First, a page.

Running column: Marathon training has consisted of long runs, a children’s party and a spacehopper race for Mark Armstrong
- Credit: Archant
'Are you all right? You don't look very well…'
This was the question that met me as I stumbled through the door after completing a 14-mile training run at the weekend – my longest run of this training block so far.
Yes, the road to the Greater Manchester Marathon is well underway.
I managed to allay my wife, Alison's, fears that I was about to keel over pretty quickly by swallowing a banana in record time.
The truth is I felt fine… although I didn't have any time to celebrate the fact I had made it through another long run injury free.
You may also want to watch:
A lot of the advice after a long run is to plan them in so you haven't got a lot to do for the rest of the day, perhaps a bit of light stretching, but certainly nothing too strenuous.
MORE: Love running? Join the Run Anglia Facebook group hereWell, I had my daughter, Lara's, fifth birthday party to get ready for with close to 30 children running riot round a village hall.
I wouldn't have it any other way, although some of the party games I took part in weren't particularly helpful… and I lost a spacehopper race against Alison…
- 1 Would you know what to do if your car hit a deer?
- 2 What was ‘strange stretched circle’ spotted over Norfolk skies?
- 3 North Norfolk farmer who grew potatoes for Walkers crisps dies aged 92
- 4 Drivers ‘lucky to walk away’ as cars overturn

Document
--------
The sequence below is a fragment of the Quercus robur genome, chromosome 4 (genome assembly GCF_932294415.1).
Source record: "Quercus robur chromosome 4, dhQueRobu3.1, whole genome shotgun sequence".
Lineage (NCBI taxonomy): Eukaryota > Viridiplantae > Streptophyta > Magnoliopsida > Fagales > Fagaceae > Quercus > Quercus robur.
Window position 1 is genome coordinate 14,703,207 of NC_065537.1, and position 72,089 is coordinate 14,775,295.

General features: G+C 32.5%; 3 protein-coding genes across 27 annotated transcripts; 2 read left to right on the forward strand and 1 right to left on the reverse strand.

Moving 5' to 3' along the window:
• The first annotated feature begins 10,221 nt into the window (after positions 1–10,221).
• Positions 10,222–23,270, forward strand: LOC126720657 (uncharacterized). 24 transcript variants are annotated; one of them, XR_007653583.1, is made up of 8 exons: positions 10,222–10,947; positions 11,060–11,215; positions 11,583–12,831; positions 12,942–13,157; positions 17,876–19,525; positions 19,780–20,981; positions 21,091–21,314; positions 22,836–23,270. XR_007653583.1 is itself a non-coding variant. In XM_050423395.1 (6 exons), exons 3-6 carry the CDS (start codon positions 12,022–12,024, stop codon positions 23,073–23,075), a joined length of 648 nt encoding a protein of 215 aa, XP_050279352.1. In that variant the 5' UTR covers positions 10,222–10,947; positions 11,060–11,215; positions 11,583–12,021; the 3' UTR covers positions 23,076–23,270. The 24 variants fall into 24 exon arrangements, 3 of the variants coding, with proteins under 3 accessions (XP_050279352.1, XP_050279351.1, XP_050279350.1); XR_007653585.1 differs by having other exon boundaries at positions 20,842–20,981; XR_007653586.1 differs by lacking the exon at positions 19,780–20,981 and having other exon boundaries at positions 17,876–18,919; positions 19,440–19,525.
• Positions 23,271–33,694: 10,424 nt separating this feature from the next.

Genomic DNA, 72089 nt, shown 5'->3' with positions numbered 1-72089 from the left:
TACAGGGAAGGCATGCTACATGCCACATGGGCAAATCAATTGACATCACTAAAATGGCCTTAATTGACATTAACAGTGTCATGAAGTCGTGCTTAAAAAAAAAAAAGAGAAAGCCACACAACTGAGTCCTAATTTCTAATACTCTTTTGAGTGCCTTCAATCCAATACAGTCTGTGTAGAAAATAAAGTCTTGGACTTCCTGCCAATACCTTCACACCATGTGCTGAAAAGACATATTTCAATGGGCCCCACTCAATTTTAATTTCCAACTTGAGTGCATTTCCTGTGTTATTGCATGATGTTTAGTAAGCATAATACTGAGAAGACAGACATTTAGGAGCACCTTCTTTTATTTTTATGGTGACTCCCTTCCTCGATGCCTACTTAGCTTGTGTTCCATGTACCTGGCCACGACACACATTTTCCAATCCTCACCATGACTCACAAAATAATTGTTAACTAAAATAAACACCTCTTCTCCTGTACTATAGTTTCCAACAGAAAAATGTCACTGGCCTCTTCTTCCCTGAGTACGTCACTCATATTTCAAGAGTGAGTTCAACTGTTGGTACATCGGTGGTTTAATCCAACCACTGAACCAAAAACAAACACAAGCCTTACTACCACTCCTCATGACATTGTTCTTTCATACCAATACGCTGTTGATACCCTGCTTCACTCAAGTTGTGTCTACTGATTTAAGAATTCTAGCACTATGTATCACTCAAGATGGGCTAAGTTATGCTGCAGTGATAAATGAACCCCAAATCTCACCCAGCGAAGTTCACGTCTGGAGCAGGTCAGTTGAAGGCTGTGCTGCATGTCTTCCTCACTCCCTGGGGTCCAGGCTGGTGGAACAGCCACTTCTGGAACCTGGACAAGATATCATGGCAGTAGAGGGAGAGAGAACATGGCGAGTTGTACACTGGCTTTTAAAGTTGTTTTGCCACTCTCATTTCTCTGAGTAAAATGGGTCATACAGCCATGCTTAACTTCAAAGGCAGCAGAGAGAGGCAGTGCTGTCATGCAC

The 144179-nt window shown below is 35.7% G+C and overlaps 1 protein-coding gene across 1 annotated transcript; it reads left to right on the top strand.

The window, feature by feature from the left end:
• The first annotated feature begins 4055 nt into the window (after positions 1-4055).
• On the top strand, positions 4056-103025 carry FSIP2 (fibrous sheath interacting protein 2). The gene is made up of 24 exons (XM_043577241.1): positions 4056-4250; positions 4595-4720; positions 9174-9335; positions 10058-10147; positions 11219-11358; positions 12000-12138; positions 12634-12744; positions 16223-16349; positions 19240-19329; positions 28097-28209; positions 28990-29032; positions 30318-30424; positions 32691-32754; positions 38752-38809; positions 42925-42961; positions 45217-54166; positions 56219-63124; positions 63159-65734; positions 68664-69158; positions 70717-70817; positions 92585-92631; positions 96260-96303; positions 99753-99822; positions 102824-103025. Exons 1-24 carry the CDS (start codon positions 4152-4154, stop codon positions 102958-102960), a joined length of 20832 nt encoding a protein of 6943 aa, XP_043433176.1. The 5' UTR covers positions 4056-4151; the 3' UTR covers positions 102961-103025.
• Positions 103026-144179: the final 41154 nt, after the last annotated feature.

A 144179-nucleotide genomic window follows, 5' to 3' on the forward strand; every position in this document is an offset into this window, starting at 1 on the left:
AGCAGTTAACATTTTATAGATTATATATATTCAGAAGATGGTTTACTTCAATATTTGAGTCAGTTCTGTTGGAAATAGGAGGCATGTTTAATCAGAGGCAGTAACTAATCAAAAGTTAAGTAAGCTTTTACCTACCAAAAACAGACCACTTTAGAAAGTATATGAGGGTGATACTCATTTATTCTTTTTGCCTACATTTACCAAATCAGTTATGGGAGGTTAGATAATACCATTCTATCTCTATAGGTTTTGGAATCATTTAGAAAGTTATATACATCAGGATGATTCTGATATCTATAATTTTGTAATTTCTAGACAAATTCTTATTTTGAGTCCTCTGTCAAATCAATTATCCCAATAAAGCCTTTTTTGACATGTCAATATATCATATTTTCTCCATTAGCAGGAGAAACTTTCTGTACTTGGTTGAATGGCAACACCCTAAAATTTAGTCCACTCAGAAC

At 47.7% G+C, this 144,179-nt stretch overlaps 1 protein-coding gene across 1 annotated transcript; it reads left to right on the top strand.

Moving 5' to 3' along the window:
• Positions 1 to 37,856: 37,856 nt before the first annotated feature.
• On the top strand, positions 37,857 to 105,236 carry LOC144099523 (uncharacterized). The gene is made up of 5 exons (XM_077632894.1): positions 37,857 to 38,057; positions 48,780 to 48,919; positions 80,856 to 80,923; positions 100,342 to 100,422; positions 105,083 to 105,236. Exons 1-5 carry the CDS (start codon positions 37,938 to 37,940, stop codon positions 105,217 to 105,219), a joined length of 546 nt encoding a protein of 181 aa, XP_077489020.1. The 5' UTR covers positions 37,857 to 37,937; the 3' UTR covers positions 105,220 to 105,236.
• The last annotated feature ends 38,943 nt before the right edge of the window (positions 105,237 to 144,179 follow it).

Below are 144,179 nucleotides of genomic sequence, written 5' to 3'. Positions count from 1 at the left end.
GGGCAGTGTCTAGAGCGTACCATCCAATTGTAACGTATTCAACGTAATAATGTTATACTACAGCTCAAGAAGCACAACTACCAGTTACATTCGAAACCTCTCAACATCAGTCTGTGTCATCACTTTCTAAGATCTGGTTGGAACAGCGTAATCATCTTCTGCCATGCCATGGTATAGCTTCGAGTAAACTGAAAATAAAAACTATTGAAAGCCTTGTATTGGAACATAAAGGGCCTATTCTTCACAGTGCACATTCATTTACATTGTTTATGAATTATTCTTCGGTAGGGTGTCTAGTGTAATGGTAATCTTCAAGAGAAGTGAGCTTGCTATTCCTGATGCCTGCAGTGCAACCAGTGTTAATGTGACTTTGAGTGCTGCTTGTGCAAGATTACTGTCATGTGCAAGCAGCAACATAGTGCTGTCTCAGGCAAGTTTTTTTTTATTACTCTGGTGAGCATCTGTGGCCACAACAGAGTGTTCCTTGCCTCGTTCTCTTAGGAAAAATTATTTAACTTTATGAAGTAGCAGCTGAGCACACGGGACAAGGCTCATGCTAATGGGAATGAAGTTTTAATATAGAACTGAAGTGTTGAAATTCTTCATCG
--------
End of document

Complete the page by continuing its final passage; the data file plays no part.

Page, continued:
- 5 What each lockdown tier could mean for Norfolk
- 6 Norfolk in Tier 2 of coronavirus restrictions, government confirms
- 7 What does tier two mean for you? Step-by-step guide to new rules
- 8 What counts as a substantial meal under Norfolk's tier 2 pub rules?
- 9 Man arrested after woman suffers broken collar bone in row over mask
- 10 'It's nonsense': Shoppers react to Norfolk's Tier 2 announcement
I realise this isn't ideal from a recovery point of view but, unless you're an elite athlete, running has to fit into your life…not the other way round.
I spent a lot of time towards the end of last year when I was sidelined with calf problems thinking/worrying about how I would get the training in necessary to get to the start line.
A new routine had to be established but one that was flexible given I also have a now nine-month old son, Logan, who has an aversion to sleeping through the night.
But it's so far, so good. For the past month I've managed to get four runs in a week although there was a slight scare after the parkrun on New Year's Day when I thought my calf had gone again.
I'd got some good training in over the Christmas period but in the last kilometre at parkrun I could just feel my calf starting to tighten and I was like a bear with a sore head for a few hours afterwards.
I slumped into a spiral of negativity whereby I started to wonder how on earth I'm going to get through a marathon training block if I can't get through 5K without the calf problem rearing its head.
MORE: How children can make you a better runnerIt prompted a change in Neil Featherby's approach to my training programme and I'm now purely focusing on just getting the miles in for the next few weeks.
The speed sessions have been on hold for the moment just to give my legs a chance to adapt. This is where I'm glad to have a coach's expertise in dealing with these kinds of issues.
Before my first marathon in Edinburgh a couple of years ago I didn't have Neil coaching me and I know that in the same situation I would have ploughed on with my training and exacerbated the problem.
I've still got my doubts whether I can get to the start line as everything isn't quite in my control. I think I'll be able to get the training in somehow but how good that training will be will depend a lot on the energy levels I can maintain.
In the meantime, I'll try and keep the spacehopper races in check although it does mean that Alison is going to have bragging rights for now.
There's always next year…